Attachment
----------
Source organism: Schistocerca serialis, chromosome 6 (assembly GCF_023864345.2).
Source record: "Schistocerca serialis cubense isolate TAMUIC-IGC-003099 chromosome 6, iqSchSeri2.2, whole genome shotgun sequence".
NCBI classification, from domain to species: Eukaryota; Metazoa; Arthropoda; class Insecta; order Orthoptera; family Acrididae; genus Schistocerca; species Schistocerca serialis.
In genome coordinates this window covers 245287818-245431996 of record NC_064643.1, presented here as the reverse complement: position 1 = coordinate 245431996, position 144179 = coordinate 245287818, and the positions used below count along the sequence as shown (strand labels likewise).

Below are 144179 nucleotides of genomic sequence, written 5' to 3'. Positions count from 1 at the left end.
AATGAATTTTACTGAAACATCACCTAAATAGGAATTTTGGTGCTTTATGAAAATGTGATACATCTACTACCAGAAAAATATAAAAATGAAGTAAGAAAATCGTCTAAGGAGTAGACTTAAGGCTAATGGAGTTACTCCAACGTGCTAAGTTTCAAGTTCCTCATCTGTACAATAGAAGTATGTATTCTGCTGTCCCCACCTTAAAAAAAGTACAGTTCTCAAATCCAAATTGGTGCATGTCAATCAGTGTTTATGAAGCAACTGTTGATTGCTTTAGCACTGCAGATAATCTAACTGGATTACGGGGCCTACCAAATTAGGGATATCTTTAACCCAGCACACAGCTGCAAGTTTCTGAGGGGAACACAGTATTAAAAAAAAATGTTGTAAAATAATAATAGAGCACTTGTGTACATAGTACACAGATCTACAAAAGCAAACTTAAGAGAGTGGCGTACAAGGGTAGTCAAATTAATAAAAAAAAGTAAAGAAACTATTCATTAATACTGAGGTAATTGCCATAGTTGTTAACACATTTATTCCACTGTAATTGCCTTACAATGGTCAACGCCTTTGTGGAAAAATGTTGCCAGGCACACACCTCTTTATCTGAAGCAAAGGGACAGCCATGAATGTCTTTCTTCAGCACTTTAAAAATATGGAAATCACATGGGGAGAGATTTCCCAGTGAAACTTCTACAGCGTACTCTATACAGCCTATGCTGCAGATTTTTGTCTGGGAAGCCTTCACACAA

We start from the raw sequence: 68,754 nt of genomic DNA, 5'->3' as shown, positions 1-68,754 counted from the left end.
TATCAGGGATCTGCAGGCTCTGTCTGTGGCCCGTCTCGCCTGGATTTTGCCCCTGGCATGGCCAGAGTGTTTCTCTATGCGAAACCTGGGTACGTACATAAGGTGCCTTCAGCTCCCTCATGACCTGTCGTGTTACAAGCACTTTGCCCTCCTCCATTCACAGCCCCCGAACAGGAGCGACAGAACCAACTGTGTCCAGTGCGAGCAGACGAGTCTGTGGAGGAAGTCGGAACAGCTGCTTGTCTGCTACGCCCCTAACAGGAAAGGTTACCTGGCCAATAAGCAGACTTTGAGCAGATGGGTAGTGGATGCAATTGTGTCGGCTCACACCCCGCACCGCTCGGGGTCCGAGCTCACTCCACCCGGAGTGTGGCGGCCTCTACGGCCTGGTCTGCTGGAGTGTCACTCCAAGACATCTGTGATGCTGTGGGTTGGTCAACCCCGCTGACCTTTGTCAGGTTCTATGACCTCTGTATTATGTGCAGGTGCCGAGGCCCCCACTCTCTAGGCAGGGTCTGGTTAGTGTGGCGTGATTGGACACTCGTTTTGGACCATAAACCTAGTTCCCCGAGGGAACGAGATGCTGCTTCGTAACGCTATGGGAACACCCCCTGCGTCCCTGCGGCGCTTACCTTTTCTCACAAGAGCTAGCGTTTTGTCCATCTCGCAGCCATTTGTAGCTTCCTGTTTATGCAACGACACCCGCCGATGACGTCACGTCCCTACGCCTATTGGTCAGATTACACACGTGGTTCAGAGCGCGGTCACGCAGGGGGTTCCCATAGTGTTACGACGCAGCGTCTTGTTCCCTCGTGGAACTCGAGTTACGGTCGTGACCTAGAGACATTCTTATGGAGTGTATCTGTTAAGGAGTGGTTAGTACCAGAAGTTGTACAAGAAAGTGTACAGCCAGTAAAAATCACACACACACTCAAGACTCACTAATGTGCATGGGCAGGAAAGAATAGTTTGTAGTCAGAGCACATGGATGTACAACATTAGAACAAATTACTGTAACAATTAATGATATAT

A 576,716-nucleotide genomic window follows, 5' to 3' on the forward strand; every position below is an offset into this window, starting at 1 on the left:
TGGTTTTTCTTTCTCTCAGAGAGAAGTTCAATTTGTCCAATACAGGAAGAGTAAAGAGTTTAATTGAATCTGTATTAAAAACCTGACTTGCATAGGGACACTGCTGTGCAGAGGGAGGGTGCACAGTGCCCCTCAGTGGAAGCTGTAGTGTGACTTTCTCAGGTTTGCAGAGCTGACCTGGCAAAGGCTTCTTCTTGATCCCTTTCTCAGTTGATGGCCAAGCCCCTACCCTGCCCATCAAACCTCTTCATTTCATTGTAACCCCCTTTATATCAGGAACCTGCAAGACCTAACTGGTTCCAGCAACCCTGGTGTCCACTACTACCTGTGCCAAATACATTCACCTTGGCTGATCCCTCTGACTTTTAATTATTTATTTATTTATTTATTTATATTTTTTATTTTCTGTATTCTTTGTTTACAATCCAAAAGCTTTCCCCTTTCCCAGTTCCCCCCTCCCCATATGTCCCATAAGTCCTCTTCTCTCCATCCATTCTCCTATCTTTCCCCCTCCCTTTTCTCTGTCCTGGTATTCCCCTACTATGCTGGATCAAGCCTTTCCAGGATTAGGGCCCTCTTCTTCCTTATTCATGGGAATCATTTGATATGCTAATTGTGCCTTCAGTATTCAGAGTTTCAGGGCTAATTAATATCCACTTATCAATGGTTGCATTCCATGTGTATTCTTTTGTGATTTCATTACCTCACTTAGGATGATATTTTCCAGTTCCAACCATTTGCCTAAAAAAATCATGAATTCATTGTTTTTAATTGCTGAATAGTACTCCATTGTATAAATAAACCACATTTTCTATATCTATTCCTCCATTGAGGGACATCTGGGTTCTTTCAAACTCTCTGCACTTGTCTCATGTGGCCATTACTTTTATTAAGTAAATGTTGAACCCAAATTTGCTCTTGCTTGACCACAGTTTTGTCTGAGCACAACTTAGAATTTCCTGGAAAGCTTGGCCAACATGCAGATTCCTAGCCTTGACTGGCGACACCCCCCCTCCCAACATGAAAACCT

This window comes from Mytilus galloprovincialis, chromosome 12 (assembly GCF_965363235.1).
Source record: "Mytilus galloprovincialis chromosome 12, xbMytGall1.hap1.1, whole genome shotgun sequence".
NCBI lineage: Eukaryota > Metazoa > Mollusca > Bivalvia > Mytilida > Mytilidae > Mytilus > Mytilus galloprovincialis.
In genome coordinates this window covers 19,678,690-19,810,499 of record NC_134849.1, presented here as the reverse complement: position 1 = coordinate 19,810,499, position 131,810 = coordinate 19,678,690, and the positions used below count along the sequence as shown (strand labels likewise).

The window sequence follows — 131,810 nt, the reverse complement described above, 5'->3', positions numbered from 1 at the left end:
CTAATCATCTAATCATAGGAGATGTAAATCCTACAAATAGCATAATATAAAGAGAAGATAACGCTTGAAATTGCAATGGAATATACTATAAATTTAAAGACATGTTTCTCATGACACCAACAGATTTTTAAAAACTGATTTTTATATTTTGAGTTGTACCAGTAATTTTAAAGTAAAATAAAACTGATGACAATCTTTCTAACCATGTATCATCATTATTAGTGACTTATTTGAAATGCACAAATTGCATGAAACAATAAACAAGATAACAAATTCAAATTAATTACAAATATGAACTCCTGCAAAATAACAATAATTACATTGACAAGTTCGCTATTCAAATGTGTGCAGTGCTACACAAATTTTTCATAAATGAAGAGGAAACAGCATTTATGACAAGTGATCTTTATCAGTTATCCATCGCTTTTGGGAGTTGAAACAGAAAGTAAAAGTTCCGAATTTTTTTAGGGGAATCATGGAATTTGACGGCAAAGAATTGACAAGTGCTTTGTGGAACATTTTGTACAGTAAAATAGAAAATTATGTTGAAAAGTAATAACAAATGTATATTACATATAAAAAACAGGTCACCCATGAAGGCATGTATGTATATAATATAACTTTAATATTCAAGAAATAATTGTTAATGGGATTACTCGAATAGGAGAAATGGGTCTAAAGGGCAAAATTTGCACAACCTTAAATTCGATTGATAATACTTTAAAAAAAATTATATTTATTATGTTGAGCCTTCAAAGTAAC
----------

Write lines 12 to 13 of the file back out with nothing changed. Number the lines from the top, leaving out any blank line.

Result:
Source record: "Mytilus galloprovincialis chromosome 12, xbMytGall1.hap1.1, whole genome shotgun sequence".
NCBI lineage: Eukaryota > Metazoa > Mollusca > Bivalvia > Mytilida > Mytilidae > Mytilus > Mytilus galloprovincialis.